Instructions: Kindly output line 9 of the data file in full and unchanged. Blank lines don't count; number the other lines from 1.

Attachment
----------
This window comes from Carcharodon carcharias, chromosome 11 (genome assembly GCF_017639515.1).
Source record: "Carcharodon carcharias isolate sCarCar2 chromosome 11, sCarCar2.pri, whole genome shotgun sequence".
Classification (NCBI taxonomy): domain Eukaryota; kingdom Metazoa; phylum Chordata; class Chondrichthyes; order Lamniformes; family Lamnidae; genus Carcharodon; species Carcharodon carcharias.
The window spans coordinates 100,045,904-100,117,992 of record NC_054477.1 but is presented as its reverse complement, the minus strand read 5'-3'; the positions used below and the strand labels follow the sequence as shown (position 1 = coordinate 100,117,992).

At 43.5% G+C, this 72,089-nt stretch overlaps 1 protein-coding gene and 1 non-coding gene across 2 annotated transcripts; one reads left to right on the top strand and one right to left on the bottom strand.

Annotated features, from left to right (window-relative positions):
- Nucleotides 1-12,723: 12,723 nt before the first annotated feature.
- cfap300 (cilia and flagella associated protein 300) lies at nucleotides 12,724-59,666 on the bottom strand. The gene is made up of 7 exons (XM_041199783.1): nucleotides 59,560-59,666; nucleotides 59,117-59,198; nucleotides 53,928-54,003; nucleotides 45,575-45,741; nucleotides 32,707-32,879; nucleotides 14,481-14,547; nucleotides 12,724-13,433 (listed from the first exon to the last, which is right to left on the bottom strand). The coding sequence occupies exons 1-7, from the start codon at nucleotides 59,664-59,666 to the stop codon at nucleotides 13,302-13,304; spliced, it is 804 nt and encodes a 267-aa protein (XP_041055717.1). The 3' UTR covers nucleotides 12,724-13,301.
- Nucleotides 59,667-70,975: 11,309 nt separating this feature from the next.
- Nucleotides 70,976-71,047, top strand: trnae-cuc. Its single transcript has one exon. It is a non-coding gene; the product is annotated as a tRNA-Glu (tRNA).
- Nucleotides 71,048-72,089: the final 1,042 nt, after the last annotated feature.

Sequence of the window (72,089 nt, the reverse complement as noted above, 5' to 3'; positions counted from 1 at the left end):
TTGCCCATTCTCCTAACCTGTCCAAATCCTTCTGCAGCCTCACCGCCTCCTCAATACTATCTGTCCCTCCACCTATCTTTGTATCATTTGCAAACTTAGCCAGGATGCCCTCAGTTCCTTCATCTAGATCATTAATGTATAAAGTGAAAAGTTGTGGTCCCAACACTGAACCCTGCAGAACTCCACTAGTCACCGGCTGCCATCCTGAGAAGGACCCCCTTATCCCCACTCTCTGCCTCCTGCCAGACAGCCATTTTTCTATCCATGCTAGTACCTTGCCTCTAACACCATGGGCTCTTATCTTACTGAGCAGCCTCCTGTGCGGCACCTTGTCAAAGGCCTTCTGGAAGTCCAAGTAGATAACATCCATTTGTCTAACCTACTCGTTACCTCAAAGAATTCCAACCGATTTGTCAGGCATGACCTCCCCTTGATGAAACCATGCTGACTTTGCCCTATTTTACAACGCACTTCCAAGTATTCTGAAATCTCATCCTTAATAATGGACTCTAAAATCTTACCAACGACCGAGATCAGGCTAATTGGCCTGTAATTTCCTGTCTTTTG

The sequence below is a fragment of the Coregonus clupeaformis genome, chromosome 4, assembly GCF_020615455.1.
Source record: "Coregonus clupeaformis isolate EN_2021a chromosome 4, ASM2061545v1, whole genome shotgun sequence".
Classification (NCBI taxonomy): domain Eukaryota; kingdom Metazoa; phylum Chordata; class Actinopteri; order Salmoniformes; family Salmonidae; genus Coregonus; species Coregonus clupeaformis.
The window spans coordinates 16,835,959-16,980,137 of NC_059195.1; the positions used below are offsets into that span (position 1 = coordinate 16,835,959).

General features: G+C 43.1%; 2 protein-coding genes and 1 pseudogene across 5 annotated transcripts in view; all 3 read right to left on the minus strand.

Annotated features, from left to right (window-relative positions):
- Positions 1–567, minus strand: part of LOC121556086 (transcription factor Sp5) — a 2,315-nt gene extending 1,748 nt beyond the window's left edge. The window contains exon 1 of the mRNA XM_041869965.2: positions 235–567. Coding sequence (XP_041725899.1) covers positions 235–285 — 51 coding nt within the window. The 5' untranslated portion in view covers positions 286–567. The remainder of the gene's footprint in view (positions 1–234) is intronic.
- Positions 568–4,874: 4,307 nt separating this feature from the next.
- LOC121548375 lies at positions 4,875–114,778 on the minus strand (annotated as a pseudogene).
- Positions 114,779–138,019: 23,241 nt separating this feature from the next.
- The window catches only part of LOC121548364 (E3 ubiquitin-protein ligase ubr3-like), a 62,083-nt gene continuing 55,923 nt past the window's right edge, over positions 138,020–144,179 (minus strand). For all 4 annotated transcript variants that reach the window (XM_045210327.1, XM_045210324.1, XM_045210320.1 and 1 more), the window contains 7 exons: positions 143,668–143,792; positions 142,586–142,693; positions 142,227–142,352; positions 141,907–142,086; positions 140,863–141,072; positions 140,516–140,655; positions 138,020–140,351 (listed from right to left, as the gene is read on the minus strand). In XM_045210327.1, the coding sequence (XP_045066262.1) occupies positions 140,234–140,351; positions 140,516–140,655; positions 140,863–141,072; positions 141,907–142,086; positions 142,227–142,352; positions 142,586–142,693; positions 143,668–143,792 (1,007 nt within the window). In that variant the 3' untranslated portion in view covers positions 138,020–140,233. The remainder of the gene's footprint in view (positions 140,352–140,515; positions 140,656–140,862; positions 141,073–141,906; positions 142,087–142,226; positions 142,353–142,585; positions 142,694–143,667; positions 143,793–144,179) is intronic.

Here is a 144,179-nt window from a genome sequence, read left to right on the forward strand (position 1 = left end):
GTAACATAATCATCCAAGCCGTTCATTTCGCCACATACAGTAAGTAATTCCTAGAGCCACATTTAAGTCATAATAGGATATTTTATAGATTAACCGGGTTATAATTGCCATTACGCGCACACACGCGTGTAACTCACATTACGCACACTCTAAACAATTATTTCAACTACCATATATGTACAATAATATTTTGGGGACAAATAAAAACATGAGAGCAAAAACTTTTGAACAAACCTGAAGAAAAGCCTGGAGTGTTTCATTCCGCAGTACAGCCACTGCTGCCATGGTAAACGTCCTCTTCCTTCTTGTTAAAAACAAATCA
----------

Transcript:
- Nucleotides 59,667-70,975: 11,309 nt separating this feature from the next.